5: The number of Democrats in the House who dissented from their group on Friday and opposed a measure outlawing assault rifles.
In the 22 Democratic congressional primaries held this year, a moderate defeated a progressive candidate 14 times, according to Axios.

28: The number of fatalities associated with the severe floods in Kentucky as of this point. Gov. Andy Beshear stated on Meet the Press on Sunday that the number is anticipated to increase in the upcoming days.

MIDTERM ROUNDUP TWEET OF THE DAY: DOWN TO THE WIRE IN MICHIGAN

With Michigan voters going to the polls on Tuesday, the former president’s impromptu support of conservative pundit Tudor Dixon has upended the GOP race for governor in Michigan. The Detroit News reports that Trump is planning to hold a tele-rally for Dixon tonight.

Recent polls have Dixon slightly ahead in the race, and the powerful DeVos family is also supporting her. (Recall that Betsy DeVos, Trump’s former secretary of education, resigned following the attack on the Capitol on January 6).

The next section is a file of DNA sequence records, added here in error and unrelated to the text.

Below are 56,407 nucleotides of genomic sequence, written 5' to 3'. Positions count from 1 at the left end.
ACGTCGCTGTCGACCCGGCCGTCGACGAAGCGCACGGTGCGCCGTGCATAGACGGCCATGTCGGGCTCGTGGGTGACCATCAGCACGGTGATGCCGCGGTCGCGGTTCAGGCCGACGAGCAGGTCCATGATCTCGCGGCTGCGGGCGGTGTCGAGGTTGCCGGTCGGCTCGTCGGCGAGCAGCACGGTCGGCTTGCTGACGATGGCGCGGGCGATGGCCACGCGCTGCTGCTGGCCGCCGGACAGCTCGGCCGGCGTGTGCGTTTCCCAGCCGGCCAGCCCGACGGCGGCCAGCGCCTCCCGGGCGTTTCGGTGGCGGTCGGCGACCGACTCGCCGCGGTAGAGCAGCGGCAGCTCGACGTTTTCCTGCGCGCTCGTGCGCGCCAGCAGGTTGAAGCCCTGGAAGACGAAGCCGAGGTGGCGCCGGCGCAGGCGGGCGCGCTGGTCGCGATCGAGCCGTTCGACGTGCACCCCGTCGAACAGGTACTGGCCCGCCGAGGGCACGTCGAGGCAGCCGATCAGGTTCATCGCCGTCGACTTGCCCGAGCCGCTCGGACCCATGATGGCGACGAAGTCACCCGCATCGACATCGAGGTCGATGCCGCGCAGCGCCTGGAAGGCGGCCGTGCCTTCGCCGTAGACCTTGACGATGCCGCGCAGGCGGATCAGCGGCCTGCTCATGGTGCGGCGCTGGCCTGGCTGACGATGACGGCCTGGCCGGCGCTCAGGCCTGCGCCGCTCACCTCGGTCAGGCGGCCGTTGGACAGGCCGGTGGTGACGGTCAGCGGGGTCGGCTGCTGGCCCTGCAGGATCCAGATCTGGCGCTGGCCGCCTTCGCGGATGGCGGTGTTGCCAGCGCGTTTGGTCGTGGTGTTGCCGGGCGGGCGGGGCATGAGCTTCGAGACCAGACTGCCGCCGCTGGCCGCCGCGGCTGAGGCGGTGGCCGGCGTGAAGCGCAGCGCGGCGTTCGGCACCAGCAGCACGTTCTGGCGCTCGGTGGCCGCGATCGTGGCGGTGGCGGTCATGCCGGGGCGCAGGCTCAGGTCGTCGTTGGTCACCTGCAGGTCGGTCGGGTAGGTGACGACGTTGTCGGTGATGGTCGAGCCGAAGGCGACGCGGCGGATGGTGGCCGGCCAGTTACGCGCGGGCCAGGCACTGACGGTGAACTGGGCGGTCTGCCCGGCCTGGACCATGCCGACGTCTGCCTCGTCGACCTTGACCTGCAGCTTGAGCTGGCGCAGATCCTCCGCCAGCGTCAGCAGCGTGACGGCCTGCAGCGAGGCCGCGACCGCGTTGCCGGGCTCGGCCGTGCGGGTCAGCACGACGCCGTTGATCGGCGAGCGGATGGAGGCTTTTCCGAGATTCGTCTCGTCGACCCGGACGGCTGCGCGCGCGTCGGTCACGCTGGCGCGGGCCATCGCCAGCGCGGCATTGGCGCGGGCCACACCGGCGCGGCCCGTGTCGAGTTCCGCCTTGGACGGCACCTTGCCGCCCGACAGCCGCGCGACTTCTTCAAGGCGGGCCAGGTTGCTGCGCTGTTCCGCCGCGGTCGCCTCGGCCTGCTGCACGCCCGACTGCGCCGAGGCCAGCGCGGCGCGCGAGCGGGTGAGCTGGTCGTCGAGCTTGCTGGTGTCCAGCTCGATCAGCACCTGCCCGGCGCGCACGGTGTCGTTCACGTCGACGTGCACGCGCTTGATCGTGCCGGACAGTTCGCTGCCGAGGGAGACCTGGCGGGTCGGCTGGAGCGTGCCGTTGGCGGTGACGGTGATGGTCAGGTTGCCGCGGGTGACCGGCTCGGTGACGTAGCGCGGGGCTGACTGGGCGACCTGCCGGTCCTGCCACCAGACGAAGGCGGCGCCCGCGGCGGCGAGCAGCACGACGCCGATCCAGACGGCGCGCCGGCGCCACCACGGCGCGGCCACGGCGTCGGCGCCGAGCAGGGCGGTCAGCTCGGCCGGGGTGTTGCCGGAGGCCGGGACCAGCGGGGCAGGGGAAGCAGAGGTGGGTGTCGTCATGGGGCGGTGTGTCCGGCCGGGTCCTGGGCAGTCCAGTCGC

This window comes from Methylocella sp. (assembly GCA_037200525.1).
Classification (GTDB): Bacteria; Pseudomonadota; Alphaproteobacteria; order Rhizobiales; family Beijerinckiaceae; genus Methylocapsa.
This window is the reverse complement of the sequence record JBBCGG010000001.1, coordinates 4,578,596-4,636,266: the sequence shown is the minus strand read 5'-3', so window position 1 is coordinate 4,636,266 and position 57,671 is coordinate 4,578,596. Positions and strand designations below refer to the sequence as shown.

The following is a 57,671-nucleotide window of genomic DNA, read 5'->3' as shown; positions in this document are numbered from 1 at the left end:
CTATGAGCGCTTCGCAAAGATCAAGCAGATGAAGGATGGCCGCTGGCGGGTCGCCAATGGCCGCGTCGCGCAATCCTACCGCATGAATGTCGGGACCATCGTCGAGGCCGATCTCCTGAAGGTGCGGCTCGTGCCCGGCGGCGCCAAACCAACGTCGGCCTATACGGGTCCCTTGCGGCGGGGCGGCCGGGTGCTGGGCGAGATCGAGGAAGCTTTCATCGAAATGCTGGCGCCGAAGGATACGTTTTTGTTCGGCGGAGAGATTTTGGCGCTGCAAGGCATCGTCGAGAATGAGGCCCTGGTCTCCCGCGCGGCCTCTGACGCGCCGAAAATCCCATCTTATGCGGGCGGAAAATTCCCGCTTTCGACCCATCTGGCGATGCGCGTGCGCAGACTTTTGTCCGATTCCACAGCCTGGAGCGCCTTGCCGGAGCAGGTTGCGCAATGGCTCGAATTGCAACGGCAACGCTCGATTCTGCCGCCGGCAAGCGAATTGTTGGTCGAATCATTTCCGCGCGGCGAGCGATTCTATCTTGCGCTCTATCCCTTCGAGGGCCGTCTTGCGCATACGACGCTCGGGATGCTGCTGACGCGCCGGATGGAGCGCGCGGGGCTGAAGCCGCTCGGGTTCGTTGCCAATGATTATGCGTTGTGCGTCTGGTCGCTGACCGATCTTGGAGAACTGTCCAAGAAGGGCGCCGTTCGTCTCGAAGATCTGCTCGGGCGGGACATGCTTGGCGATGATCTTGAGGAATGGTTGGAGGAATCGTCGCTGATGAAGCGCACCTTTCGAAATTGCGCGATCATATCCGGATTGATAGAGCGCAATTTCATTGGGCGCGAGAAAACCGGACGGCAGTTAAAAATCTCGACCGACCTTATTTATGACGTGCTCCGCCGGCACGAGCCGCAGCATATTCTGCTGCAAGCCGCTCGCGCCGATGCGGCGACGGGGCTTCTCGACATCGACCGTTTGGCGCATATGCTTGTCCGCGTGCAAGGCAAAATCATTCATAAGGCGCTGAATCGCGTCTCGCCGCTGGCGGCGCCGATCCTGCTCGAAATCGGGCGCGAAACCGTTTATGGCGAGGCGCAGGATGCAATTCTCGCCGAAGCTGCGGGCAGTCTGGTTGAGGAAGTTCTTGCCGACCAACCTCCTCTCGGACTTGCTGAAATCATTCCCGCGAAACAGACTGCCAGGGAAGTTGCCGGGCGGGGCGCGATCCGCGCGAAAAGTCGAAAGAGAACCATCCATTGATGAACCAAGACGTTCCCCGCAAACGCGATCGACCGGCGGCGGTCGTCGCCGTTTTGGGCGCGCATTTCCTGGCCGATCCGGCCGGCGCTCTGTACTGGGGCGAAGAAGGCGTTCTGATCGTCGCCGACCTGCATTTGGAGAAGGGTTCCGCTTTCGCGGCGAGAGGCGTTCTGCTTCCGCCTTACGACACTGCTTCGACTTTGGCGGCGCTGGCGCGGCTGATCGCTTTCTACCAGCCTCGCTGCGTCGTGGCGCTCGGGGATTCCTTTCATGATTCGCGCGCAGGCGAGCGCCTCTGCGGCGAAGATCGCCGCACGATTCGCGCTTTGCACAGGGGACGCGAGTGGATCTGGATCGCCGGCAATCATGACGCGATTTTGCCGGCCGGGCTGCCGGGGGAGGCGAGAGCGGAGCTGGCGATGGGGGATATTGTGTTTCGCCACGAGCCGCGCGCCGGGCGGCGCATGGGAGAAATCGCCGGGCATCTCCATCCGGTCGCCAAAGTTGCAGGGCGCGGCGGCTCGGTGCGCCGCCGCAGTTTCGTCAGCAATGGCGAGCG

But as NBC News’ Allan Smith and Henry Gomez report from Taylor, Michigan, Dixon’s surge in the GOP primary originally appeared implausible. When two leading candidates were disqualified off the primary ballot because of forged signatures on their petitions, Dixon was able to profit from the confusion. Additionally, a super PAC supported by the DeVos family boosted her campaign.

Dixon’s main concern is whether or not she can prevail in November.
On the campaign trail, elsewhere:

Arizona Senate: Republicans Jim Lamon and Blake Masters, two of the front-runners in Tuesday’s Senate primary, recently told NBC News’ Vaughn Hillyard that if they had been in the Senate in 2020, they would have protested to the certification of the Electoral College results.

Pennsylvania Senate: According to Politico, the Senate GOP’s campaign arm is privately raising concerns about Mehmet Ozs campaign (although an NRSC spokesman said after the report published that any implication that we dont have full confidence in the Oz campaign and our chances of winning PA is false).

Missouri Senate: According to CNN, the Missouri Senate GOP primary will determine whether disgraced former Gov. Eric Greitens is capable of making a comeback.